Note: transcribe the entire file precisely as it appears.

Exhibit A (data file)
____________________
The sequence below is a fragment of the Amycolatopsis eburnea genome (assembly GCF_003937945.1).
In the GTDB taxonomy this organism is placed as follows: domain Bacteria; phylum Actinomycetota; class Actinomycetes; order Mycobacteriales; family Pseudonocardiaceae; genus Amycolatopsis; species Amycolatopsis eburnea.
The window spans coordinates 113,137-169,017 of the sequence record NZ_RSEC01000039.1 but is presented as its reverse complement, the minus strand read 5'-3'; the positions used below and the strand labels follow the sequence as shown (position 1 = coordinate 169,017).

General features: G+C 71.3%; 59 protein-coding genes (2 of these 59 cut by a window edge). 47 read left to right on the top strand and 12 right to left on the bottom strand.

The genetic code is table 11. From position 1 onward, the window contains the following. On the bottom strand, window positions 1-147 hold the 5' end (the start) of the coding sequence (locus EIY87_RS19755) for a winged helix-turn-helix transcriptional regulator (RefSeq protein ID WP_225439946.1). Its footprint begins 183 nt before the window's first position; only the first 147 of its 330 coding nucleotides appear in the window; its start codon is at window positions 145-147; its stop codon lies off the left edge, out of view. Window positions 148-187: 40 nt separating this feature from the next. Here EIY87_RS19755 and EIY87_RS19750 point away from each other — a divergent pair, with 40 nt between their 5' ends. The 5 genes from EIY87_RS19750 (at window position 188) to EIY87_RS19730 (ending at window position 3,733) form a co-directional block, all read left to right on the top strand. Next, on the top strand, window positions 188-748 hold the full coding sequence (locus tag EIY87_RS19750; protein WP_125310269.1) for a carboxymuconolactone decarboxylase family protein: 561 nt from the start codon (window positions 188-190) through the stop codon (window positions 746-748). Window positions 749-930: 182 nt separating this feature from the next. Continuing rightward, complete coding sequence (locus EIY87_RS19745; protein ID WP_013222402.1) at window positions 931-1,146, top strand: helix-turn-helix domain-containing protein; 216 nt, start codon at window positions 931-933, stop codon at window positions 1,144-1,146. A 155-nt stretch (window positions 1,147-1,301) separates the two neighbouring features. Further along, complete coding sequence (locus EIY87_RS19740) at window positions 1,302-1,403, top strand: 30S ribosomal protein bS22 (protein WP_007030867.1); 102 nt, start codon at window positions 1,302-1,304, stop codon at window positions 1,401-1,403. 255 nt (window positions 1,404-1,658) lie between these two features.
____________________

The sequence below is a fragment of the Amycolatopsis eburnea genome (assembly GCF_003937945.1).
In the GTDB taxonomy this organism is placed as follows: domain Bacteria; phylum Actinomycetota; class Actinomycetes; order Mycobacteriales; family Pseudonocardiaceae; genus Amycolatopsis; species Amycolatopsis eburnea.
The window spans coordinates 113,137-169,017 of the sequence record NZ_RSEC01000039.1 but is presented as its reverse complement, the minus strand read 5'-3'; the positions used below and the strand labels follow the sequence as shown (position 1 = coordinate 169,017).

General features: G+C 71.3%; 59 protein-coding genes (2 of these 59 cut by a window edge). 47 read left to right on the top strand and 12 right to left on the bottom strand.

The genetic code is table 11. From position 1 onward, the window contains the following. On the bottom strand, window positions 1-147 hold the 5' end (the start) of the coding sequence (locus EIY87_RS19755) for a winged helix-turn-helix transcriptional regulator (RefSeq protein ID WP_225439946.1). Its footprint begins 183 nt before the window's first position; only the first 147 of its 330 coding nucleotides appear in the window; its start codon is at window positions 145-147; its stop codon lies off the left edge, out of view. Window positions 148-187: 40 nt separating this feature from the next. Here EIY87_RS19755 and EIY87_RS19750 point away from each other — a divergent pair, with 40 nt between their 5' ends. The 5 genes from EIY87_RS19750 (at window position 188) to EIY87_RS19730 (ending at window position 3,733) form a co-directional block, all read left to right on the top strand. Next, on the top strand, window positions 188-748 hold the full coding sequence (locus tag EIY87_RS19750; protein WP_125310269.1) for a carboxymuconolactone decarboxylase family protein: 561 nt from the start codon (window positions 188-190) through the stop codon (window positions 746-748). Window positions 749-930: 182 nt separating this feature from the next. Continuing rightward, complete coding sequence (locus EIY87_RS19745; protein ID WP_013222402.1) at window positions 931-1,146, top strand: helix-turn-helix domain-containing protein; 216 nt, start codon at window positions 931-933, stop codon at window positions 1,144-1,146. A 155-nt stretch (window positions 1,147-1,301) separates the two neighbouring features. Further along, complete coding sequence (locus EIY87_RS19740) at window positions 1,302-1,403, top strand: 30S ribosomal protein bS22 (protein WP_007030867.1); 102 nt, start codon at window positions 1,302-1,304, stop codon at window positions 1,401-1,403. 255 nt (window positions 1,404-1,658) lie between these two features.